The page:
So while I understand that to get the best possible sound having 4 subs is ideal, for most people who aren't audiophiles and who just like to watch movies with good sound, wouldn't 2 relatively powerful subs like the RW-12D be more then adequate? Is there really a NEED to have 4?
post #43 of 68

Hot Dang - just added a third - can't wait to fire it up and see how she runs!!

post #44 of 68
Quote:
Originally Posted by bobby2478 View Post

So while I understand that to get the best possible sound having 4 subs is ideal, for most people who aren't audiophiles and who just like to watch movies with good sound, wouldn't 2 relatively powerful subs like the RW-12D be more then adequate? Is there really a NEED to have 4?
It's not about power, it's about smooth response throughout the room. The more you have the better the result, though diminishing returns set in at more than four. Two less expensive subs will work better than one more expensive one, and by the same token four less expensive subs will work better than two more expensive subs, providing all you're giving up with the less expensive subs is power and output capability and not frequency response.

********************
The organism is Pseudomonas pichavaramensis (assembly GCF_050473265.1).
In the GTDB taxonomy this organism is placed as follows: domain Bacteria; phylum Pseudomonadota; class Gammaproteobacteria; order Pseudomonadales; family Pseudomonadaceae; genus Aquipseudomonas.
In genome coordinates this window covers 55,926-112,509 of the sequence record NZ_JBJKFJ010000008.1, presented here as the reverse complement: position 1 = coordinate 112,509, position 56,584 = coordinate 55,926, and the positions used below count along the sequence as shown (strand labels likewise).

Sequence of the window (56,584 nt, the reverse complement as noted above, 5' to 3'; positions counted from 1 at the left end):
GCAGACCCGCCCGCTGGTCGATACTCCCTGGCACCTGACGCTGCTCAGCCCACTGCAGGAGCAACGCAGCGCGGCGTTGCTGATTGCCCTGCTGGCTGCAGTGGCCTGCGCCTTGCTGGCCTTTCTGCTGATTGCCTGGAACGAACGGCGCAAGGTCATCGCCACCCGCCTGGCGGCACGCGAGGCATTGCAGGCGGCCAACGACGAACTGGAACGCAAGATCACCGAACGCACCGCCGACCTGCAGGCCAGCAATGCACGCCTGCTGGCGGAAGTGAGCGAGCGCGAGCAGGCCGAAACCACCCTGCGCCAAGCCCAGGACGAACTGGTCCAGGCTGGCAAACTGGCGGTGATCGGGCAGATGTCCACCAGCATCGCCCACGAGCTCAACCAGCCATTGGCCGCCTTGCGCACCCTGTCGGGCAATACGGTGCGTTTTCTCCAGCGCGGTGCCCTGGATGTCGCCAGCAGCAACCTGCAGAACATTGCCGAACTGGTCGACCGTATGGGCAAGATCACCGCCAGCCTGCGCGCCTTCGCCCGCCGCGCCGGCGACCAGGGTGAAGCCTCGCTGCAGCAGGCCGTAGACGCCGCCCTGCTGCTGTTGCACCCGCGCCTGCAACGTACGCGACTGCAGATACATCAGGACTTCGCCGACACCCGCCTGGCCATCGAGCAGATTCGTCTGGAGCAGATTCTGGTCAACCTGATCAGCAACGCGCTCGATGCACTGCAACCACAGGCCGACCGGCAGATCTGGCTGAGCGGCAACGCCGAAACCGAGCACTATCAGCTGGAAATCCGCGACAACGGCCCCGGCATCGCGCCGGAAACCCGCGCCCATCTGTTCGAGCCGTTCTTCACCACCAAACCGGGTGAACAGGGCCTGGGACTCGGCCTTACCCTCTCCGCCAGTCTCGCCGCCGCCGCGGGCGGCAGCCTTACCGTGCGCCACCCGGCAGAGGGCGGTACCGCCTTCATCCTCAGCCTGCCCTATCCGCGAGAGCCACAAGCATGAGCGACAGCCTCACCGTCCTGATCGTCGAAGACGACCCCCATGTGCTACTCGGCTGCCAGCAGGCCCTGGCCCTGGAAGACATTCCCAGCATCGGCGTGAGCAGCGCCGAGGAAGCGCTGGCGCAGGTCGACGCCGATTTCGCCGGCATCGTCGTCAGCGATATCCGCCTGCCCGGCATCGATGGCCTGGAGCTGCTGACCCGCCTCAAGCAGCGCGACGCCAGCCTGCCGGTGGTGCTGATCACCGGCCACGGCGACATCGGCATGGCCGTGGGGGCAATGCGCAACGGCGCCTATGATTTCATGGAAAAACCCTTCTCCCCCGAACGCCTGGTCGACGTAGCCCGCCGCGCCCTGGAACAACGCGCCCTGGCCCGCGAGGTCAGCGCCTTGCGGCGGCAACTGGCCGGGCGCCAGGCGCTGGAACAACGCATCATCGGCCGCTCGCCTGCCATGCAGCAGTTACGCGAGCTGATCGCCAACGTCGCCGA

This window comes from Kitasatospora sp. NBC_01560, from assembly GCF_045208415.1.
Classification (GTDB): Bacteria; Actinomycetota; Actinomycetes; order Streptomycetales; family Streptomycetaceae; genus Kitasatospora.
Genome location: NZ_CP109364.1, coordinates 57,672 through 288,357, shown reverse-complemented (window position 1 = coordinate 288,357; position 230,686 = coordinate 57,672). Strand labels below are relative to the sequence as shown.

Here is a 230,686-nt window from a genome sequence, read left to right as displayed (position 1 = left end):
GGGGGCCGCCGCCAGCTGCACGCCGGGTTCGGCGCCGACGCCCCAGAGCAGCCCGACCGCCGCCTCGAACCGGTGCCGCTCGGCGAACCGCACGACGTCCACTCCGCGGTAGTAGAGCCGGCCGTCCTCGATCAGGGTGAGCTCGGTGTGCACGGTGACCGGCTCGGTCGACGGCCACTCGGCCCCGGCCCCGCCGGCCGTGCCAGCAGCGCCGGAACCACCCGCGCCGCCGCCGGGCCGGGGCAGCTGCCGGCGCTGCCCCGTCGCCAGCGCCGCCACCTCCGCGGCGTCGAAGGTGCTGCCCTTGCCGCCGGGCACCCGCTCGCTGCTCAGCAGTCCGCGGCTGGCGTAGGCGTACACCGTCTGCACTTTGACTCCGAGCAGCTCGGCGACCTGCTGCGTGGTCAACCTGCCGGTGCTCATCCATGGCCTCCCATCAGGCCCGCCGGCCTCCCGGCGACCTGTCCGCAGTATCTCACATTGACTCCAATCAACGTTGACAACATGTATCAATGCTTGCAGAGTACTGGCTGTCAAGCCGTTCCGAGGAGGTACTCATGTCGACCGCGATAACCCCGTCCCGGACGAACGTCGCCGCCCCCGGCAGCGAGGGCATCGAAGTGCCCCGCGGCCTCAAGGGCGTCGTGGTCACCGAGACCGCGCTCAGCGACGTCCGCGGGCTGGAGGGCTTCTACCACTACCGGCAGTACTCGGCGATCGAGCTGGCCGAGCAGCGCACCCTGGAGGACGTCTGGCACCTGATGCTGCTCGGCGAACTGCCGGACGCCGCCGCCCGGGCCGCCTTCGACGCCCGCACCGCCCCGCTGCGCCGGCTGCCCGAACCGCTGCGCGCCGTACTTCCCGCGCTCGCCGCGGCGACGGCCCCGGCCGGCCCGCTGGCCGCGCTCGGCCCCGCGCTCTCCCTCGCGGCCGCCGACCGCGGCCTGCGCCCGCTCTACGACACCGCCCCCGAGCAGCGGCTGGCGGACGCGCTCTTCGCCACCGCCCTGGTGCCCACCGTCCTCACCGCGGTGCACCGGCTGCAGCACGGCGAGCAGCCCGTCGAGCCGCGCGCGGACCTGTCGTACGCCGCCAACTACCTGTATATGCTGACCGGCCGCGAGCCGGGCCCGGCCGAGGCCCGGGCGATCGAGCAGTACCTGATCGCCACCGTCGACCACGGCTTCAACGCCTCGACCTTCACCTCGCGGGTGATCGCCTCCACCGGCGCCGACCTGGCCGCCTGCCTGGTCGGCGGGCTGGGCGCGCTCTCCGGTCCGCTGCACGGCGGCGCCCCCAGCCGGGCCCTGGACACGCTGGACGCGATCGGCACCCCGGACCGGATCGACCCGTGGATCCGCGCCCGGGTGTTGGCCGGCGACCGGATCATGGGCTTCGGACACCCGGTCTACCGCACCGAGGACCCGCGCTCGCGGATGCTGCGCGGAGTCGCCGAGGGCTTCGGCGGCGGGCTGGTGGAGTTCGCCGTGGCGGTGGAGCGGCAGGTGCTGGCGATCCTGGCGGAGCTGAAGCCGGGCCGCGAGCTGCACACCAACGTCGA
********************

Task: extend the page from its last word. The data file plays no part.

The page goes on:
post #45 of 68
Quote:
Originally Posted by Bill Fitzmaurice View Post

It's not about power, it's about smooth response throughout the room. The more you have the better the result, though diminishing returns set in at more than four. Two less expensive subs will work better than one more expensive one, and by the same token four less expensive subs will work better than two more expensive subs, providing all you're giving up with the less expensive subs is power and output capability and not frequency response.